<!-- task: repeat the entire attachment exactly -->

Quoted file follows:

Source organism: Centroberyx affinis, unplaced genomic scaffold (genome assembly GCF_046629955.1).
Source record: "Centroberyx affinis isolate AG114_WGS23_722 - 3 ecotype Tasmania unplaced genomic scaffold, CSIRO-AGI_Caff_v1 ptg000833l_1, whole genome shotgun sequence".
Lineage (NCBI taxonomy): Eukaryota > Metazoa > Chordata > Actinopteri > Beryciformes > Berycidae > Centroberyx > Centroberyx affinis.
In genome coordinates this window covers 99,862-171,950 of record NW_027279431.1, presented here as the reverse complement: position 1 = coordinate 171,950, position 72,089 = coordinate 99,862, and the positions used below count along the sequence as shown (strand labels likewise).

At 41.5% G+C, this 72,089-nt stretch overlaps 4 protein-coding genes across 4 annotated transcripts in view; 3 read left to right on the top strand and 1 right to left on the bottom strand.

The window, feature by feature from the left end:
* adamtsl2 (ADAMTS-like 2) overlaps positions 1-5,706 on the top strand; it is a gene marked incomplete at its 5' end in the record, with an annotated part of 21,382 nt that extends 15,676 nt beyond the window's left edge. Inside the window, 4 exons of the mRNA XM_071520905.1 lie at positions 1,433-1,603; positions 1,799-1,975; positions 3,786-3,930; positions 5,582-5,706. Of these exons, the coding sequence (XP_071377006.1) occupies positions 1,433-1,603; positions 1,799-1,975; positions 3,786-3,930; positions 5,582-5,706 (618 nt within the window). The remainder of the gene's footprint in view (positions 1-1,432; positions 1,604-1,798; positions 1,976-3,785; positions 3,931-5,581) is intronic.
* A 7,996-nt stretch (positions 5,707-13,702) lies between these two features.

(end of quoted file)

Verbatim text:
Source organism: Centroberyx affinis, unplaced genomic scaffold (genome assembly GCF_046629955.1).
Source record: "Centroberyx affinis isolate AG114_WGS23_722 - 3 ecotype Tasmania unplaced genomic scaffold, CSIRO-AGI_Caff_v1 ptg000833l_1, whole genome shotgun sequence".
Lineage (NCBI taxonomy): Eukaryota > Metazoa > Chordata > Actinopteri > Beryciformes > Berycidae > Centroberyx > Centroberyx affinis.
In genome coordinates this window covers 99,862-171,950 of record NW_027279431.1, presented here as the reverse complement: position 1 = coordinate 171,950, position 72,089 = coordinate 99,862, and the positions used below count along the sequence as shown (strand labels likewise).

At 41.5% G+C, this 72,089-nt stretch overlaps 4 protein-coding genes across 4 annotated transcripts in view; 3 read left to right on the top strand and 1 right to left on the bottom strand.

The window, feature by feature from the left end:
* adamtsl2 (ADAMTS-like 2) overlaps positions 1-5,706 on the top strand; it is a gene marked incomplete at its 5' end in the record, with an annotated part of 21,382 nt that extends 15,676 nt beyond the window's left edge. Inside the window, 4 exons of the mRNA XM_071520905.1 lie at positions 1,433-1,603; positions 1,799-1,975; positions 3,786-3,930; positions 5,582-5,706. Of these exons, the coding sequence (XP_071377006.1) occupies positions 1,433-1,603; positions 1,799-1,975; positions 3,786-3,930; positions 5,582-5,706 (618 nt within the window). The remainder of the gene's footprint in view (positions 1-1,432; positions 1,604-1,798; positions 1,976-3,785; positions 3,931-5,581) is intronic.
* A 7,996-nt stretch (positions 5,707-13,702) lies between these two features.